Leading the U.S. section of today’s New York Times is the headline: “Louisiana Governor Pierces Business as Usual.” The Times devotes a sizeable article to covering Gov. Bobby Jindal’s early success in making good on his campaign pledge to improve Louisiana’s good government standing by overhauling state ethics and pubic disclosure laws. Echoing his campaign speeches, Jindal says that Louisiana has long suffered from its reputation for good ol’ boy politics. He tells The Times, “I’ve talked to C.E.O.’s in New York, even the president of the United States. You ask them for more investment, more help on the coast and other areas, their first reaction always is: ‘Well, who do you need to know? Who do I have to hire? Is this money going to end up in somebody’s pocket?’ ”The article concludes by noting that while Jindal is full of promise and high ideals, he is yet to tackle some of the greater institutional challenges that await his administration:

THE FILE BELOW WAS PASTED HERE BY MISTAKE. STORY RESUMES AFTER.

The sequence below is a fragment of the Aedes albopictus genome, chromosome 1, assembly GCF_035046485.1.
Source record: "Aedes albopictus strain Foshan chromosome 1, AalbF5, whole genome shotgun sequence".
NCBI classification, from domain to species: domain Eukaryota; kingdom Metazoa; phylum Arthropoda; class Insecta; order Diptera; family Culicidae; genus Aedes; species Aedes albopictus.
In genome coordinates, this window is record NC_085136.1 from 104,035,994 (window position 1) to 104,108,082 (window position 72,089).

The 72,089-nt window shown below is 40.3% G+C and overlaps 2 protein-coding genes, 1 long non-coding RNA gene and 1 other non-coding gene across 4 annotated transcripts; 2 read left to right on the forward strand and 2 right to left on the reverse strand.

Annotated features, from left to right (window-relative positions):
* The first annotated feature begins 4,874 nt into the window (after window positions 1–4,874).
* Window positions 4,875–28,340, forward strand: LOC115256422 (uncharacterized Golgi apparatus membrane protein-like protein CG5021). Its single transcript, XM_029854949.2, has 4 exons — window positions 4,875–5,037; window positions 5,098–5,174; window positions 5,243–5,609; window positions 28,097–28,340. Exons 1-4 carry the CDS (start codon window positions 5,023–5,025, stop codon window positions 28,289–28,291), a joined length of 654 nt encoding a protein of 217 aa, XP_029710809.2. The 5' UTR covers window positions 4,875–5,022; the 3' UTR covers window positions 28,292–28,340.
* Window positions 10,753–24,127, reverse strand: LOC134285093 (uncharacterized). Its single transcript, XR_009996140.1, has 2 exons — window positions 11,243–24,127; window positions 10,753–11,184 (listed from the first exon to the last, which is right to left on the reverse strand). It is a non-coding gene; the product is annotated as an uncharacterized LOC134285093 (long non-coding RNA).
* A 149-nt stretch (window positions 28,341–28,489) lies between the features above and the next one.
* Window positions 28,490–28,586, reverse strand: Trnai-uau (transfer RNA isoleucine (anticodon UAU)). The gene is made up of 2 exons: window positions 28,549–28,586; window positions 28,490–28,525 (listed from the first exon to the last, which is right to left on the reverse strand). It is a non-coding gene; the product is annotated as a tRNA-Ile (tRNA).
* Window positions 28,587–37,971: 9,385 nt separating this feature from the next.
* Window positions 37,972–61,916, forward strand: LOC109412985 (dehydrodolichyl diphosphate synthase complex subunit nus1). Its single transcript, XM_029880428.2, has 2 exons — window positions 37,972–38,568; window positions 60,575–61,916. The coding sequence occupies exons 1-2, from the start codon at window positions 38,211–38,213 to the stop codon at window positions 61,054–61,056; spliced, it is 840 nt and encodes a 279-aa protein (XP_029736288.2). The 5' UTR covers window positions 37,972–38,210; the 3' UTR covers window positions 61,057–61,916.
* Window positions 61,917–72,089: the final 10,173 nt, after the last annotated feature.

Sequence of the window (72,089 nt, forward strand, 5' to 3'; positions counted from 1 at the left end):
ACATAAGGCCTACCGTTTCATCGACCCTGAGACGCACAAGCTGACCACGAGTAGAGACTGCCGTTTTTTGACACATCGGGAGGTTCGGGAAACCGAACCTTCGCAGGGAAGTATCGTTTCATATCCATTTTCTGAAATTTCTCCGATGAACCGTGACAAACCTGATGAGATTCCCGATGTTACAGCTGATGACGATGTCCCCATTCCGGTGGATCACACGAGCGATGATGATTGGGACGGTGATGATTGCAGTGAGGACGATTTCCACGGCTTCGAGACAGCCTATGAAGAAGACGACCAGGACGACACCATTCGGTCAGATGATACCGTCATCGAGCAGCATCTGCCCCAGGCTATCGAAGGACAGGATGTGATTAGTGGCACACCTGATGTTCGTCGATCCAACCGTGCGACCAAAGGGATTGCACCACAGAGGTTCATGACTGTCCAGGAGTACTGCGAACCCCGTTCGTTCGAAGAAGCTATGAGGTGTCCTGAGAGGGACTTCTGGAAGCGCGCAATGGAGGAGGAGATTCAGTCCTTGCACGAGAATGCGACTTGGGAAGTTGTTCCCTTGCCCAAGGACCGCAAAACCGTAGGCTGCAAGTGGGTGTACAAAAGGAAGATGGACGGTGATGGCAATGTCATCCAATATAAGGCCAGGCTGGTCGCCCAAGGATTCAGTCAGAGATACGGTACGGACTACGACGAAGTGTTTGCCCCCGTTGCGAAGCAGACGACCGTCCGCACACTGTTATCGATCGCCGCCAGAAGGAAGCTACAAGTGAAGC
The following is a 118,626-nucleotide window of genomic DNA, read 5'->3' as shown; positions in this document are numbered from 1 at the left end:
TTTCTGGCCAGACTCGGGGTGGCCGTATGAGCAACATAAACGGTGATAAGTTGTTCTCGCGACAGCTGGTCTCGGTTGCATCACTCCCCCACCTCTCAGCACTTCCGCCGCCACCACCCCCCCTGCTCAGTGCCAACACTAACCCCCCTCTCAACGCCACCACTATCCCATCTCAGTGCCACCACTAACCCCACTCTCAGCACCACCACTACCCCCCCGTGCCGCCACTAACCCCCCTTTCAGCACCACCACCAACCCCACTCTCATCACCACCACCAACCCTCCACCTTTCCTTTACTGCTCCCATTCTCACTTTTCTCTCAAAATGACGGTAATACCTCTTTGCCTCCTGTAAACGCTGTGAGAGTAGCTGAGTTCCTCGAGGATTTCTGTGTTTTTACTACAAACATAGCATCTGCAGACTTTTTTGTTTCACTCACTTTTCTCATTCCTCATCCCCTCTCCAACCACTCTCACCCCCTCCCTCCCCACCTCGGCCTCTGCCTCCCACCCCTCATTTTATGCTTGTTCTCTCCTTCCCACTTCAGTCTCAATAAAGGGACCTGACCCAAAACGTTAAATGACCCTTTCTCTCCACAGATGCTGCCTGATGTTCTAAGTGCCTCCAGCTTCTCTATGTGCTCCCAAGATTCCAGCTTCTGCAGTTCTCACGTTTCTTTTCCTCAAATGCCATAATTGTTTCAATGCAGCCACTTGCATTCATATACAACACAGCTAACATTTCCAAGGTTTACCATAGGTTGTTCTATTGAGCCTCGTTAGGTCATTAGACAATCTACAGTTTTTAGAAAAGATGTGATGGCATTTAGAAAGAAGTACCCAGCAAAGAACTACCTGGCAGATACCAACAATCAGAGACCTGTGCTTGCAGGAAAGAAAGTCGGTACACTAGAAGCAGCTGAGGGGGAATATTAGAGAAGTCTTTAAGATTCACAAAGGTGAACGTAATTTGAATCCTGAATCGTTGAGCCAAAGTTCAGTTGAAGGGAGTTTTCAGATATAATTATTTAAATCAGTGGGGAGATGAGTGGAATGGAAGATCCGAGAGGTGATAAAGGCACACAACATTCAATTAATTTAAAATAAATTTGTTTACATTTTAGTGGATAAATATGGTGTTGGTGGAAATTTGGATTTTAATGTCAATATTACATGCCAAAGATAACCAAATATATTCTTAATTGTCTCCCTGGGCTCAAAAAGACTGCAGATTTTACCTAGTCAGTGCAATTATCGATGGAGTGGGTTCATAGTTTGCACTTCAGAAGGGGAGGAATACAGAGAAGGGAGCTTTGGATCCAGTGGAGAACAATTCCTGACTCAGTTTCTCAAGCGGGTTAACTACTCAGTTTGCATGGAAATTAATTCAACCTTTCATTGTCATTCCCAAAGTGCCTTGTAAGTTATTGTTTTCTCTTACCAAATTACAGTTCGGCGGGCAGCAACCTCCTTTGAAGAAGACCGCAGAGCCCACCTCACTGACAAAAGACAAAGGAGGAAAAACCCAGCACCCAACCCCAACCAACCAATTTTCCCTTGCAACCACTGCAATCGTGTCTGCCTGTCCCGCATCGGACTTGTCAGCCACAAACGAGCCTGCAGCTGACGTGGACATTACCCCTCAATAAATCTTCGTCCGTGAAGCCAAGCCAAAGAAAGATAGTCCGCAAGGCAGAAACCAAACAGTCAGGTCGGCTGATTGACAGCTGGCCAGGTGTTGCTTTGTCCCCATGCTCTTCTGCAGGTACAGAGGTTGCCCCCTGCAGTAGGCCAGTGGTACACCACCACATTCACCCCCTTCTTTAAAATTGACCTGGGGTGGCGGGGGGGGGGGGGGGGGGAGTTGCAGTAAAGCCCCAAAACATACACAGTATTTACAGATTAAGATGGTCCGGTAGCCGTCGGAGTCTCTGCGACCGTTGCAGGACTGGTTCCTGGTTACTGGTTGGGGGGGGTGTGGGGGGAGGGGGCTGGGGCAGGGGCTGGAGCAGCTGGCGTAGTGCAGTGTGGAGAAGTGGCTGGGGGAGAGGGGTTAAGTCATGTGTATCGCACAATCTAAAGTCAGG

What follows could be much tougher, given the scope of Mr. Jindal’s ambitions — detractors grumble that they are limitless — the bruised feelings among legislators and the scope of Louisiana’s challenge: a poorly educated work force, bad roads and infrastructure, a persistent stream of residents leaving the state, and little business investment. He has already talked of cutting taxes on business, prompting questions about whether he will move beyond such traditional Republican economic strategies. "My biggest concern is, we’ll run out of time,” Mr.Jindal said. “There are so many things we need to do in our state. It’s like being in this endless buffet and having this incredible appetite, but knowing there’s no way you’re going to be able to eat everything you want to eat, or taste everything that’s out there."